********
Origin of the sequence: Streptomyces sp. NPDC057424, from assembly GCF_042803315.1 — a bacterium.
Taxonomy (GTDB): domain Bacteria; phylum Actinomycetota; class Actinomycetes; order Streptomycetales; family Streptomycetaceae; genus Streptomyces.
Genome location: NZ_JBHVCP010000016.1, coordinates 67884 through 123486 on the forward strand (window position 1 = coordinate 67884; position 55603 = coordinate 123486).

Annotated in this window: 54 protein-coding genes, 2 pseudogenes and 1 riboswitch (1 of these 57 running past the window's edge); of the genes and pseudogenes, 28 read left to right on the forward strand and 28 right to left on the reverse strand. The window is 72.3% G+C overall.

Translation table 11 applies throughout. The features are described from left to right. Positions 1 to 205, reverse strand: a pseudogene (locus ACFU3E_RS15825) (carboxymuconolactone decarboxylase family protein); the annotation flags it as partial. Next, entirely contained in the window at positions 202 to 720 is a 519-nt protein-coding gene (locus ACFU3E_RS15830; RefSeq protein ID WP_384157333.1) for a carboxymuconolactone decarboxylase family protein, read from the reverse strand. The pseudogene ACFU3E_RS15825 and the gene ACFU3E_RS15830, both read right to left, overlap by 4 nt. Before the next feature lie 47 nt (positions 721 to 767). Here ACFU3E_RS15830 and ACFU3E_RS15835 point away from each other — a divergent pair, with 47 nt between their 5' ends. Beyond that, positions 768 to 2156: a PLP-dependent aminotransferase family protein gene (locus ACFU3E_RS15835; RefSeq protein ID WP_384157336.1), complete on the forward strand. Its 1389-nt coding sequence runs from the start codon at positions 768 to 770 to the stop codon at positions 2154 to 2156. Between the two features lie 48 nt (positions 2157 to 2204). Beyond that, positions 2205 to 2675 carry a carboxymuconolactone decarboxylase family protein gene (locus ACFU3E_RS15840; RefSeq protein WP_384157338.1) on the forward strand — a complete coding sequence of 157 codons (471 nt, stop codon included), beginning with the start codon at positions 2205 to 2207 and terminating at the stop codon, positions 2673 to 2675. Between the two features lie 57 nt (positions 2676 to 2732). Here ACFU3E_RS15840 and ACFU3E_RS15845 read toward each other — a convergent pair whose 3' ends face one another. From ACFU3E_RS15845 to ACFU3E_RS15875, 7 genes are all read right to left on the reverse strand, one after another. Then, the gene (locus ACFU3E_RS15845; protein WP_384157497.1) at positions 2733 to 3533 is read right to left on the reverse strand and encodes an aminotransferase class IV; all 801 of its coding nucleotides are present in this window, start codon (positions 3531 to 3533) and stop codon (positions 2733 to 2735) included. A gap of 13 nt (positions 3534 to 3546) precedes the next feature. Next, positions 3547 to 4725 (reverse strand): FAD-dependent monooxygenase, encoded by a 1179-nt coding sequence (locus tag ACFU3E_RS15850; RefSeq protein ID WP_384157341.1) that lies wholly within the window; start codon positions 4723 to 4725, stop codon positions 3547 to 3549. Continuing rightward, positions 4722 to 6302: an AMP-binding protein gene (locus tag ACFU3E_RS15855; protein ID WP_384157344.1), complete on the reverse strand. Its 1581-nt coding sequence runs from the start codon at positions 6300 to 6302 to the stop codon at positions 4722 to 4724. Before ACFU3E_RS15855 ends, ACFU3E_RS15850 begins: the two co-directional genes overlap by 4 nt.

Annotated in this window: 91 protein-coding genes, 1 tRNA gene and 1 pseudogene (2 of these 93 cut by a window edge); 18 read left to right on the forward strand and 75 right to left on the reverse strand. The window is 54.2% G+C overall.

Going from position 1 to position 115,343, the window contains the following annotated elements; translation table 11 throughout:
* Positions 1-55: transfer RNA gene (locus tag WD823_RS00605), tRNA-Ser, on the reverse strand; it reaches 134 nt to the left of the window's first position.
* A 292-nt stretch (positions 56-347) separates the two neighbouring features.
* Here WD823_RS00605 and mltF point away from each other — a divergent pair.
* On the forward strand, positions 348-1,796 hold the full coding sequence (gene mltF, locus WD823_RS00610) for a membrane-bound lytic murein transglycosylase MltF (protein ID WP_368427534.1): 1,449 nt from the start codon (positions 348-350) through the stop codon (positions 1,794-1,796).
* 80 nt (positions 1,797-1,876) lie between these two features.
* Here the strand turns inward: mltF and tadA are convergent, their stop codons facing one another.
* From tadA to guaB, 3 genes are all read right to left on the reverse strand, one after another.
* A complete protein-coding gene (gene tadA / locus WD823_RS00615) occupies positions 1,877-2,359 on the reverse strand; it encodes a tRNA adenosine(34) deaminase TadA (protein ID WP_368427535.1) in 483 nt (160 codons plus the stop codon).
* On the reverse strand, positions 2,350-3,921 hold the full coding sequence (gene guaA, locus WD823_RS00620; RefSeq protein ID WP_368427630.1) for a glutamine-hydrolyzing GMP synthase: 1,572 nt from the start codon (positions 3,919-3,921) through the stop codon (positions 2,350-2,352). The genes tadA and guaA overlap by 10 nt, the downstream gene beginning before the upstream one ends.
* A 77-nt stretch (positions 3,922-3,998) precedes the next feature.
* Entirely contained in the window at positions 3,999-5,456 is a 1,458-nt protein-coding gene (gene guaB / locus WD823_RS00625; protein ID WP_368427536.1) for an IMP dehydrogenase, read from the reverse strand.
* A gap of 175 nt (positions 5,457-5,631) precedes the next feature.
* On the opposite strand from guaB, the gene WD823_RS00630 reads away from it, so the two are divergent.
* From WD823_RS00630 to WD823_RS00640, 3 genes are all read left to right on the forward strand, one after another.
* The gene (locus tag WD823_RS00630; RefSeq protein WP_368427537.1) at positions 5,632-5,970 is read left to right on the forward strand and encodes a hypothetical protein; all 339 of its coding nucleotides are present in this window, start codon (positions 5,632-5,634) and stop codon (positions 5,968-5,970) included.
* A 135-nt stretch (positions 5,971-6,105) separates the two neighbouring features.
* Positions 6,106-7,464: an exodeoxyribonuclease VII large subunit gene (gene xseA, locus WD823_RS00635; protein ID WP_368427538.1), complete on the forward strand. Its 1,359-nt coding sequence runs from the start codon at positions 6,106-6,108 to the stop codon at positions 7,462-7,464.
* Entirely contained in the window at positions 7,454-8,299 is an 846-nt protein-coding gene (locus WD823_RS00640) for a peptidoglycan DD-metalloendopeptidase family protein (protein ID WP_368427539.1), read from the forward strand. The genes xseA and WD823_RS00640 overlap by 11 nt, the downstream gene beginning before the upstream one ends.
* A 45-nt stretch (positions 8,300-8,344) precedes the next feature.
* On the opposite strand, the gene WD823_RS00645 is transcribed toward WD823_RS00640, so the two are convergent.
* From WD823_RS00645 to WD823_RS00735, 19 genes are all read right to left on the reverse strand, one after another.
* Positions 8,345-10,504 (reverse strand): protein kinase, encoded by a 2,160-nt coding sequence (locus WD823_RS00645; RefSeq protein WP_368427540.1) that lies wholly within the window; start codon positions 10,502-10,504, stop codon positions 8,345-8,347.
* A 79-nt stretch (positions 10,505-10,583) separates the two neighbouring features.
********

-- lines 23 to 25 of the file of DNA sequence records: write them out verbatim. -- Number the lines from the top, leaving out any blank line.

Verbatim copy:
* A 135-nt stretch (positions 5,971-6,105) separates the two neighbouring features.
* Positions 6,106-7,464: an exodeoxyribonuclease VII large subunit gene (gene xseA, locus WD823_RS00635; protein ID WP_368427538.1), complete on the forward strand. Its 1,359-nt coding sequence runs from the start codon at positions 6,106-6,108 to the stop codon at positions 7,462-7,464.
* Entirely contained in the window at positions 7,454-8,299 is an 846-nt protein-coding gene (locus WD823_RS00640) for a peptidoglycan DD-metalloendopeptidase family protein (protein ID WP_368427539.1), read from the forward strand. The genes xseA and WD823_RS00640 overlap by 11 nt, the downstream gene beginning before the upstream one ends.